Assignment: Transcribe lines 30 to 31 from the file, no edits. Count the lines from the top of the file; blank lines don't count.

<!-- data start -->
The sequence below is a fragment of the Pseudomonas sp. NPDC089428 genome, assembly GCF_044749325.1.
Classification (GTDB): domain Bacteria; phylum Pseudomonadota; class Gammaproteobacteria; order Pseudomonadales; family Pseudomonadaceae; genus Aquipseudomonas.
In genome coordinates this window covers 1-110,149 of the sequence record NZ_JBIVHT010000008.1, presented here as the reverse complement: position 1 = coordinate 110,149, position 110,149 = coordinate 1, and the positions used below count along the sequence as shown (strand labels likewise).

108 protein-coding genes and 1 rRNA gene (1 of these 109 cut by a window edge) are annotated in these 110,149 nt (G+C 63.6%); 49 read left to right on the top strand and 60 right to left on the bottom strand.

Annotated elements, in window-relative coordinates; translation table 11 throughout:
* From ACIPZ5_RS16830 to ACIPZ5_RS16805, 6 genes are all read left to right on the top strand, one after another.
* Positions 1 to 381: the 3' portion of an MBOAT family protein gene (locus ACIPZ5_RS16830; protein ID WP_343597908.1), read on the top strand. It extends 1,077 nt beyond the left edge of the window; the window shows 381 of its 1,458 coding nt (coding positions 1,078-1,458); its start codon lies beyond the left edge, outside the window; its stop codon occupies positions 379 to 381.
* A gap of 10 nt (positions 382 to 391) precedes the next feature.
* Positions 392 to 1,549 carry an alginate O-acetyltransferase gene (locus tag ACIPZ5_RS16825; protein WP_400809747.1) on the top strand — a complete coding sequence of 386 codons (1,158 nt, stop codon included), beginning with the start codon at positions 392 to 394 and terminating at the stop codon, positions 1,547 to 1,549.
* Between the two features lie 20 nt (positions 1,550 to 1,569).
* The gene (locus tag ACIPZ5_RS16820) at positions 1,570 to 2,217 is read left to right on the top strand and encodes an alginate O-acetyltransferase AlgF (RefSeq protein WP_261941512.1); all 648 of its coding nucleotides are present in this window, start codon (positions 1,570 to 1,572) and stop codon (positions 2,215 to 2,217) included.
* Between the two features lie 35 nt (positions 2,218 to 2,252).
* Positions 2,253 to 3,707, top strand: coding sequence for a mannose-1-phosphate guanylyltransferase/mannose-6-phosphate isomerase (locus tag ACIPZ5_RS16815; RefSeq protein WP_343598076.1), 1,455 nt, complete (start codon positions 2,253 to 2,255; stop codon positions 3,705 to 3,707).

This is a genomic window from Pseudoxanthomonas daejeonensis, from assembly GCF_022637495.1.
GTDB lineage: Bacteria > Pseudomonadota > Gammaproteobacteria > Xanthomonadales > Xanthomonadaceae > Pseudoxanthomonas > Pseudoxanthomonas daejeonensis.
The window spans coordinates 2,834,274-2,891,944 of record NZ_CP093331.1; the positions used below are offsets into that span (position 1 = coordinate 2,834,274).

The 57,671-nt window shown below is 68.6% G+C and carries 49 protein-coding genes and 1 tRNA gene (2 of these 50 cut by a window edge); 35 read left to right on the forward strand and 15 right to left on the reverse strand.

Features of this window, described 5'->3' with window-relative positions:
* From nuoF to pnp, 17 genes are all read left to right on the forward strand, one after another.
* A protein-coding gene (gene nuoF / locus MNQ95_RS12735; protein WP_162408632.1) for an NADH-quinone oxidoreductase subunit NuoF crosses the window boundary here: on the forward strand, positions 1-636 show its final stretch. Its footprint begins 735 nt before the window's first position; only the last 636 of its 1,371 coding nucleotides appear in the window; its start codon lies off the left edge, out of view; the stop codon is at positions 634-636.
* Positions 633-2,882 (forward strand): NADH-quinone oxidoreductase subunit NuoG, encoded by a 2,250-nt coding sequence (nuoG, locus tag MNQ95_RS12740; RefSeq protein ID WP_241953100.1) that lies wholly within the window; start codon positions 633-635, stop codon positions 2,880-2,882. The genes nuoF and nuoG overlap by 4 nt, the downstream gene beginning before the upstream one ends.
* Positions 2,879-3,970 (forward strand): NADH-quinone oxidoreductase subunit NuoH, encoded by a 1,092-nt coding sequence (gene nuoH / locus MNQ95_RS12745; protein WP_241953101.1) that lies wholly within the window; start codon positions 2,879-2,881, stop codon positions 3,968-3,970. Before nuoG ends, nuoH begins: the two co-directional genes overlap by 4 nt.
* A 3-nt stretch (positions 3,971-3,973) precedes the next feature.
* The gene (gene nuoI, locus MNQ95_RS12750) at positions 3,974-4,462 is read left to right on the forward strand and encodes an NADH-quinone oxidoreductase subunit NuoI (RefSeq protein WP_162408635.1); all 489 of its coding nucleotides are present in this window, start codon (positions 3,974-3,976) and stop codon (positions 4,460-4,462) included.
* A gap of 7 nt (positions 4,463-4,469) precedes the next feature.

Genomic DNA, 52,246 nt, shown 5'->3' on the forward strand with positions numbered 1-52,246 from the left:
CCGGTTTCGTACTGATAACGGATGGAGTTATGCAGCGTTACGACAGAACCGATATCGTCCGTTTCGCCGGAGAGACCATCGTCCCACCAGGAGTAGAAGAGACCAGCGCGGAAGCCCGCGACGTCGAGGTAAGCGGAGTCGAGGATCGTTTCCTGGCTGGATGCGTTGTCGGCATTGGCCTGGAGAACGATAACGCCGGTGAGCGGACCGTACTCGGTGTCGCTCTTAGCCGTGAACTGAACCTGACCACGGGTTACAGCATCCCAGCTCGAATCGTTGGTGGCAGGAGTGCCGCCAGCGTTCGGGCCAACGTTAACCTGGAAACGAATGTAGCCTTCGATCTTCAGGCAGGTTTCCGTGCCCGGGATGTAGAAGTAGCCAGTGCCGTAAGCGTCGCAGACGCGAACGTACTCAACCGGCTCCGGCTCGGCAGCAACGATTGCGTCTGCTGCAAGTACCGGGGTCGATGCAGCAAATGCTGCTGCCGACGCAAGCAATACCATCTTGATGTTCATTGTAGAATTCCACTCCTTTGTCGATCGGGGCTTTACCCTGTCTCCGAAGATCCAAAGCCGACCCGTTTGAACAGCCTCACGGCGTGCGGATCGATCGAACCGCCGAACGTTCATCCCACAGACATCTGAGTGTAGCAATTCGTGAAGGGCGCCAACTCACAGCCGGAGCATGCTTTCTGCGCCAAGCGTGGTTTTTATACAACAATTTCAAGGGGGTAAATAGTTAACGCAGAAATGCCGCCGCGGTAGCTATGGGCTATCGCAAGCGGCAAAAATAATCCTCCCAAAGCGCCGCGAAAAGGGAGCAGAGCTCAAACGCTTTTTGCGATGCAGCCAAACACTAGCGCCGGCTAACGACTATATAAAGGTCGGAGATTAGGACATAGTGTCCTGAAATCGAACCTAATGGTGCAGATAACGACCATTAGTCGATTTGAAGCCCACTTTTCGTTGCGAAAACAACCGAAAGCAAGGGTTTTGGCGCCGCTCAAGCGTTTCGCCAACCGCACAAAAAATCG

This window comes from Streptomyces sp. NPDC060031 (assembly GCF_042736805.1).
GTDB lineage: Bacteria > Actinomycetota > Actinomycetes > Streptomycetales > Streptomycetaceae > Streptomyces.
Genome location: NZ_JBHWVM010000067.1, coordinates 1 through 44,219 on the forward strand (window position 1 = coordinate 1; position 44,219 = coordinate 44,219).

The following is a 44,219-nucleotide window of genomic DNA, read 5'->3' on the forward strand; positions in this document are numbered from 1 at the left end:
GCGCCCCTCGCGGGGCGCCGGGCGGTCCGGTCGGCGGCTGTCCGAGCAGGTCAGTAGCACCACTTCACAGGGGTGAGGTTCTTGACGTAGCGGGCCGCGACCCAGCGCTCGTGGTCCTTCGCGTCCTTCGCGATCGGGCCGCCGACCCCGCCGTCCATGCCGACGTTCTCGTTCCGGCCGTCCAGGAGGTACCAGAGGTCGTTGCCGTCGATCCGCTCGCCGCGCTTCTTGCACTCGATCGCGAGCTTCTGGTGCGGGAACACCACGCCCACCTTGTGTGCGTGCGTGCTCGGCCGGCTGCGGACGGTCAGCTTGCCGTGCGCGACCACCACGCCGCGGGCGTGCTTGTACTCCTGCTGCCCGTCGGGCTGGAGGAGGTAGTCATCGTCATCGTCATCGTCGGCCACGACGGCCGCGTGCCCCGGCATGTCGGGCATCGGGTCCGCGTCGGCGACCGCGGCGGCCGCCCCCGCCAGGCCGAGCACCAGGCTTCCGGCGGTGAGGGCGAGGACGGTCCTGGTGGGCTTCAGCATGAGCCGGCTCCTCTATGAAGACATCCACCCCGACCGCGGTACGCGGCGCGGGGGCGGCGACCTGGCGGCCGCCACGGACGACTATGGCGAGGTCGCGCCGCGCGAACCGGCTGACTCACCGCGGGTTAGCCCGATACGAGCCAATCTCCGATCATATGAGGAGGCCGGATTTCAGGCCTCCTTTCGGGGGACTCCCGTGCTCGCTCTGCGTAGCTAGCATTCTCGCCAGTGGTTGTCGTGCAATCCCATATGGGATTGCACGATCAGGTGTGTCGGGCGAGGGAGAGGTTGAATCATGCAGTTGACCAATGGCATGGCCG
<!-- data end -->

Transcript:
Genome location: NZ_JBHWVM010000067.1, coordinates 1 through 44,219 on the forward strand (window position 1 = coordinate 1; position 44,219 = coordinate 44,219).

The following is a 44,219-nucleotide window of genomic DNA, read 5'->3' on the forward strand; positions in this document are numbered from 1 at the left end: